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Climate change: EU emissions surpass pre-pandemic levels

At the start of the COVID-19 pandemic, emissions in the EU dropped sharply as lockdowns brought industries to a standstill and people worked from home. Those environmental gains have now been erased, new data shows.

Smoke can be seen coming from a ship at a dock in Germany

Emissions across the EU have surpassed pre-pandemic levels, new data shows

Greenhouse gas emissions from economic activities in the European Union returned to levels slightly higher than before the start of the coronavirus pandemic in the last quarter of 2021, the European Union's statistics office, Eurostat, reported on Monday.

The latest figures come as the EU looks to reduce dependency on Russian fossil fuels amid Moscow's invasion of Ukraine. The bloc is also striving to stay on top of its climate pledges and increase the share of renewables in the energy mix.

What did the data show?

All of the EU's 27 member states saw a year-on-year increase in the fourth quarter of 2021, but Estonia saw the biggest rise (+28%), followed by Bulgaria (+27%) and Malta (+23%), the Eurostat data showed.

Germany saw emissions rise by 5% in the same period.

Individual household consumption accounted for 22% of emissions in the last quarter of 2021. Manufacturing and electricity production both contributed 21% each, agriculture 12% and transportation and logistics was responsible for 11% of CO2 equivalents.

In total, greenhouse gas emissions in the EU reached 1,041 million metric tons of CO2 equivalents in the last quarter of 2021, an increase from 1,005 million tons in the same period in 2019, before the coronavirus pandemic hit.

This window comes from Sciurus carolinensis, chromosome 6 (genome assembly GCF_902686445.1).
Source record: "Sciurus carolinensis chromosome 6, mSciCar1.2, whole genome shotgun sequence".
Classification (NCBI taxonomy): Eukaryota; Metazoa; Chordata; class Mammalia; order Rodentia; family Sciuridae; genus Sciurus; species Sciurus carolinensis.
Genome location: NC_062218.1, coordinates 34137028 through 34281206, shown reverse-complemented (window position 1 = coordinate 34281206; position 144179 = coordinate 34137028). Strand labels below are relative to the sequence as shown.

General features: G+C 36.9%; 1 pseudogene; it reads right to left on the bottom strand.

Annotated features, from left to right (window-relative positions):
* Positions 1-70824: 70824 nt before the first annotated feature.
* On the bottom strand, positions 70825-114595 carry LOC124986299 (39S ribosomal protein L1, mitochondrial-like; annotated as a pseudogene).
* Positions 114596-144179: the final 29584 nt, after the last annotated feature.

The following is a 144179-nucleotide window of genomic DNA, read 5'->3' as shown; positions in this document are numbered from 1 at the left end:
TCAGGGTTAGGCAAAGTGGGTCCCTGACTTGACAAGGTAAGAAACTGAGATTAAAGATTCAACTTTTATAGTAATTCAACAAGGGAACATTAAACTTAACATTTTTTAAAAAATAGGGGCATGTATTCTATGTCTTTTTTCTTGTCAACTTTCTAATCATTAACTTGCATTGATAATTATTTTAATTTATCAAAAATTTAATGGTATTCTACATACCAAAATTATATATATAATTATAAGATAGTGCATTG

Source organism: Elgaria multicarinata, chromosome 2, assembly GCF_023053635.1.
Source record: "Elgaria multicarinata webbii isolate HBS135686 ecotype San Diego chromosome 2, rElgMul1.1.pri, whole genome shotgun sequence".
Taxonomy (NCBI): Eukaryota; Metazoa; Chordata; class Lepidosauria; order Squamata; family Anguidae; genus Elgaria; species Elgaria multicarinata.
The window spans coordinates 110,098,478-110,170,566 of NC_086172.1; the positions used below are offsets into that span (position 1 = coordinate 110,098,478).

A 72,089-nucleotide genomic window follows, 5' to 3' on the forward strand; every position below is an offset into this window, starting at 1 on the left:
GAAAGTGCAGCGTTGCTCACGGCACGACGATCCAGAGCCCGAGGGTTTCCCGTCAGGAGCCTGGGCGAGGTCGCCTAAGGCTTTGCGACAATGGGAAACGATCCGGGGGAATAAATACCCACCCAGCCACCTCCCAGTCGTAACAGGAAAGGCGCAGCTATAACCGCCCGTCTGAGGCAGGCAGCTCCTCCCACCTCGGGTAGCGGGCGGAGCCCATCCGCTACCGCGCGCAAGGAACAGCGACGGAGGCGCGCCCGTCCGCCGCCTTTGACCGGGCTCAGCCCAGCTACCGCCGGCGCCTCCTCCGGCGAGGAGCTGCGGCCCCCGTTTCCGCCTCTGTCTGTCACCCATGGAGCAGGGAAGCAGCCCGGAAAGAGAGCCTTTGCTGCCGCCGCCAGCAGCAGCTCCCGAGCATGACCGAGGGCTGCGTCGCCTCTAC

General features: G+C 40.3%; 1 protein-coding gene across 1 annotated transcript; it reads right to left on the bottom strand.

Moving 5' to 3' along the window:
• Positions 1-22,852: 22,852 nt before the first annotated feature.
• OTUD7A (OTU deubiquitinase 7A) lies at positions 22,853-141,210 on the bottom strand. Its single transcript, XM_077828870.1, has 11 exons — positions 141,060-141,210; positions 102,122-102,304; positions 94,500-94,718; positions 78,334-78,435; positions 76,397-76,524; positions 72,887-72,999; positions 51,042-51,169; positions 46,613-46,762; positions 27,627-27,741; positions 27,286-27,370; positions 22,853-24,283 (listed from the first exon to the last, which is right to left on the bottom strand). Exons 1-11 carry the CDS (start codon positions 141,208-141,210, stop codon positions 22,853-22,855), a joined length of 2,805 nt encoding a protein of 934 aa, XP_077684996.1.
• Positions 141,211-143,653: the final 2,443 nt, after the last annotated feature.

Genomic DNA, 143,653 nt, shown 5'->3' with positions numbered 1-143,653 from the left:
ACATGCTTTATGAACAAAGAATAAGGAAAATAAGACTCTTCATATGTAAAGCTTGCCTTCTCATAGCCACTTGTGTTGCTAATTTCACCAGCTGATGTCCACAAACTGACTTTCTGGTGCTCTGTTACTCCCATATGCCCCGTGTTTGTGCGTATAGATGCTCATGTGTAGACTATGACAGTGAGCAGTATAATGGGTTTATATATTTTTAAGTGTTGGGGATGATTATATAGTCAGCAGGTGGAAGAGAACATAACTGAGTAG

In the fourth quarter of 2020, emissions in the EU had been down just over 4% on the same period a year earlier as people worked from home amid COVID restrictions. Other limitations, for instance on international travel, also contributed to unusually low levels of greenhouse gas emissions in 2020. 

CO2 equivalents are a metric used to compare different greenhouse gases, such as methane, by converting their warming potential per metric ton to that of carbon dioxide.

Struggling to hit climate targets

Greenhouse gases are currently one of the main drivers of climate change. Scientists from the International Panel on Climate Change have warned that humanity must radically reduce emissions by 2030 in order to have a chance of limiting warming to 1.5 degrees Celsius (2.7 Fahrenheit) compared to pre-industrial levels.

The 1.5 degree benchmark is regarded as the level of warming that might make it possible to avoid the worst effects of climate change.

The EU has set a target of reducing greenhouse gas emissions by 55% by 2030 against its 1990 levels, and carbon neutrality — that is, no net carbon emissions — by 2050.

UN meteorologists have said that there is a 50-50 chance of hitting the crucial 1.5 degrees of warming within the next five years.

er/msh (dpa, KNA)